A second key takeaway for me was that the nonprofit world is a microcosm of the real world. Thus, risk management is key. A risk is a potential issue which might adversely impact the success of the project. Risks may be categorized as technical or organizational. The web implementation may not allow certain analysis questions to be answered. Nonprofits often leverage third-party platforms for key business functions such as e-newsletter management, volunteer recruitment, and e-commerce. These functions might not be tightly integrated from an analytics reporting standpoint. They may “roll up” to other departments in the nonprofit’s organization. The nonprofit ‘s web implementation also may have a limited deployment of Google Analytics. Other web analysis tools that are deployed may not may not offer similar functionality to Google Analytics.
Armed with these takeaways from my first two Analysis Exchange projects I look eagerly forward to my next project.”
And from Michael Healy:
“Superhuman effort isn’t worth a damn unless it achieves results. – E. Shackleton
In my experience thus far with the Analysis Exchange I learned that the bounce rate, page views, time on page and every other web metric pretty much aren’t worth anything. More accurately, they aren’t worth anything to the client unless they start to solve a business problem.
Considering that the organizations in the Analysis Exchange aren’t selling anything per se, but instead are providing a non-profit service to others presented a few challenges. Working with Gordon Holstlander, of the Circle Drive Alliance Church of Saskatoon, and Michael Helbling, my excellent mentor, I learned how to work together as a team to move beyond the prima facie challenge.
Our project involved what appeared to be a simple analysis of the home page real estate to determine the best usage of the page. I built out several personas of usage for the CDAC website which showed dynamic access to information; with different goals at different times of the day, week and year. Answering ‘it depends’ to Gordon’s original question delighted my Econ brain to no end.
Moving beyond the population of people who already accessed the site, I was able to show Gordon how to do a simple Google Trends search for the Saskatoon area. An examination of the entire CDAC website also revealed a great source of underutilized content. These two were passed onto the client for future SEO usage.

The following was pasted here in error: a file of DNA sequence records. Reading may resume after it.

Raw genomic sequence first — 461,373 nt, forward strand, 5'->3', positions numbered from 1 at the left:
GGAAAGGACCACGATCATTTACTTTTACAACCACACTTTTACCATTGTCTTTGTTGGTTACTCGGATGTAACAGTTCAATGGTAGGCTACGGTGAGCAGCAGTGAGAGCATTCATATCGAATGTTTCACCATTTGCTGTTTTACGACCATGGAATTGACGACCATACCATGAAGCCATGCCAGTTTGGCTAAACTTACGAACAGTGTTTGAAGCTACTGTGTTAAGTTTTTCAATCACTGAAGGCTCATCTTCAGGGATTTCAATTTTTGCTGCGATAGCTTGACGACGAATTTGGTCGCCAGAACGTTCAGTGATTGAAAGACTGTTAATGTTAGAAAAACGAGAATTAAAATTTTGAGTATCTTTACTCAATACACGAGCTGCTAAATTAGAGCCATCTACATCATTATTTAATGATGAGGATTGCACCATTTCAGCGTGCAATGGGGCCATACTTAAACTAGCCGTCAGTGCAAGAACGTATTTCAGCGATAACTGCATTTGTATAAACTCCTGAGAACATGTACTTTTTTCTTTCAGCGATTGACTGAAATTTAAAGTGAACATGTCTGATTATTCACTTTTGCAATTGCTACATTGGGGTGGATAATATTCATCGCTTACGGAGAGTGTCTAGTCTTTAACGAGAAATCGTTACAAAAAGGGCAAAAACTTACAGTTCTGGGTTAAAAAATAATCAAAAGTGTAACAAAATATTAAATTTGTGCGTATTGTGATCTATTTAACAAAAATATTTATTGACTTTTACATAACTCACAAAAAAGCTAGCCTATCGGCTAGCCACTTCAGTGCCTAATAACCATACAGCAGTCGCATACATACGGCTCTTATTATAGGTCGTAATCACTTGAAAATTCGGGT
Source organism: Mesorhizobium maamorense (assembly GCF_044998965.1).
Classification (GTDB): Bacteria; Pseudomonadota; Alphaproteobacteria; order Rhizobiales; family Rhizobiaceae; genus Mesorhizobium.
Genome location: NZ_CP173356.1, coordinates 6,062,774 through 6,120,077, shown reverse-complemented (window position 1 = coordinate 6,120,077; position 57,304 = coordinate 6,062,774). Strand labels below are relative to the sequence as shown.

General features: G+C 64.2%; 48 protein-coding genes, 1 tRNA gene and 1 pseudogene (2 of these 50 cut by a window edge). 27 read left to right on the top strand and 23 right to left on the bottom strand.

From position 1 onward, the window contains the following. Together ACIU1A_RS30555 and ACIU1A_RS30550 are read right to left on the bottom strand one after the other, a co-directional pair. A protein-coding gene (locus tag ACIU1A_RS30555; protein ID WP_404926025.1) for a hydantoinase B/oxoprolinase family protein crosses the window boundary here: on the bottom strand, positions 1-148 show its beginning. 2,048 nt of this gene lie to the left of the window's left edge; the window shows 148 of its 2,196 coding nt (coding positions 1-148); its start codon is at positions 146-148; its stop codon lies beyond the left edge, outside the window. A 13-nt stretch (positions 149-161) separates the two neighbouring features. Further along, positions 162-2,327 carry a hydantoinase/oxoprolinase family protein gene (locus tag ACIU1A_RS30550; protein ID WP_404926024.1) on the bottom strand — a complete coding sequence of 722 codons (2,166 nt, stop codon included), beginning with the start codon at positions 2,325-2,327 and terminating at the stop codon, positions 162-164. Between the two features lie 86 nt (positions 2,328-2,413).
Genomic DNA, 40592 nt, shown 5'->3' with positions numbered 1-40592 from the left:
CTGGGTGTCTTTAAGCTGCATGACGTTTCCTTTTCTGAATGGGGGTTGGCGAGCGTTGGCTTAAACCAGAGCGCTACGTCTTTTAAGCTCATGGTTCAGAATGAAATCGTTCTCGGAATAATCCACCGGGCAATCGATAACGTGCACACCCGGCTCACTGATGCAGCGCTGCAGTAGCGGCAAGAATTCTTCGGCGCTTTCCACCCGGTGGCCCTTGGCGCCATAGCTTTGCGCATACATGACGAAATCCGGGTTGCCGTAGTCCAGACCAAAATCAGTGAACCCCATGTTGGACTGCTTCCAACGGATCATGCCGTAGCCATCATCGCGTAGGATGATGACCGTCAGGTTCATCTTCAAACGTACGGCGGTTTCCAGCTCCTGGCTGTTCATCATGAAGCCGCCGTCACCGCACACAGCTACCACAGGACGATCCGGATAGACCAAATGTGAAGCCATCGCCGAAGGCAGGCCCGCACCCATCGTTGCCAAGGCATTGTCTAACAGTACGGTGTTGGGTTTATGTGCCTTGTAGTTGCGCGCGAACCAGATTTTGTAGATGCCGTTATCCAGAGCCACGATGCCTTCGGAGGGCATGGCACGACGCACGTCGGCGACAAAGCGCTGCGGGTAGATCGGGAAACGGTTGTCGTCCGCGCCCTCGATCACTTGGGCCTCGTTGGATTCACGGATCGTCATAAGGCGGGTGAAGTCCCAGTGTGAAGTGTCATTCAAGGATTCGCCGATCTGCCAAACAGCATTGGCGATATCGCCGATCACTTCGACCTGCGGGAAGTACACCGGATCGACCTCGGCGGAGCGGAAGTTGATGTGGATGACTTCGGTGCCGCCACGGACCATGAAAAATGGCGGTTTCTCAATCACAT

The biggest lesson in the Analysis Exchange thus far has been the open dialog and client relationships developed. Websites can be very personal things, with people at non-profits often pouring countless hours into improving them.Michael facilitated an exchange of ideas with Gordon and me; such that when I made my presentation all parties were open to improvements. That is a lesson I will lean on for the rest of my career.”
As you can see we are honored to have members who are so thoughtful, intelligent, and especially in Jan’s case, precise! In the end the decision was nearly impossible to make … until Michael Healy mentioned that he would be coming to the X Change regardless of the outcome. To smooth that path we are sending Michael our “maximum discount” code for the conference and will ensure that he drinks his fill at the bar each evening.
Which leaves us with Jason Thompson and Jan Alden Cornish, this year’s Analysis Exchange at the X Change contest winners!
Jason and Jan will be coming to the X Change compliments of Analytics Demystified and Semphonic, co-hosts for the conference. I hope you will all join us in comments congratulating Jason, Jan, and all of our distinguished members! And if you are lucky enough to be joining us at this year’s X Change conference make sure to find Jason and Jan and congratulate them in person, shake their hands, and ask them about their experience in this effort.
The Analysis Exchange is always looking for more volunteer students, mentors, and nonprofit organizations. The X Change conference will be held September 20, 21, and 22 at the beautiful Monterey Plaza Hotel and Spa in Monterey, California.